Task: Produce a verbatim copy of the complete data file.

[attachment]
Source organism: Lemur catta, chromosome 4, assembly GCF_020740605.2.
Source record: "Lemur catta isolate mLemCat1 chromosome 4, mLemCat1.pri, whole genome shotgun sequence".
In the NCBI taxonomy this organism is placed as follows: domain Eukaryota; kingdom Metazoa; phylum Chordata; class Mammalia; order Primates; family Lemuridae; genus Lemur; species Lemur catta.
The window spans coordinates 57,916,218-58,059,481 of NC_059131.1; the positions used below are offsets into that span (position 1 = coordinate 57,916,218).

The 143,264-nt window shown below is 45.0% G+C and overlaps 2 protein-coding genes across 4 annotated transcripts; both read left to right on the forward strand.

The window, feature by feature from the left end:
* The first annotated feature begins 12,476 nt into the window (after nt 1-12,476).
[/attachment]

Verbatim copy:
Source organism: Lemur catta, chromosome 4, assembly GCF_020740605.2.
Source record: "Lemur catta isolate mLemCat1 chromosome 4, mLemCat1.pri, whole genome shotgun sequence".
In the NCBI taxonomy this organism is placed as follows: domain Eukaryota; kingdom Metazoa; phylum Chordata; class Mammalia; order Primates; family Lemuridae; genus Lemur; species Lemur catta.
The window spans coordinates 57,916,218-58,059,481 of NC_059131.1; the positions used below are offsets into that span (position 1 = coordinate 57,916,218).

The 143,264-nt window shown below is 45.0% G+C and overlaps 2 protein-coding genes across 4 annotated transcripts; both read left to right on the forward strand.

The window, feature by feature from the left end:
* The first annotated feature begins 12,476 nt into the window (after nt 1-12,476).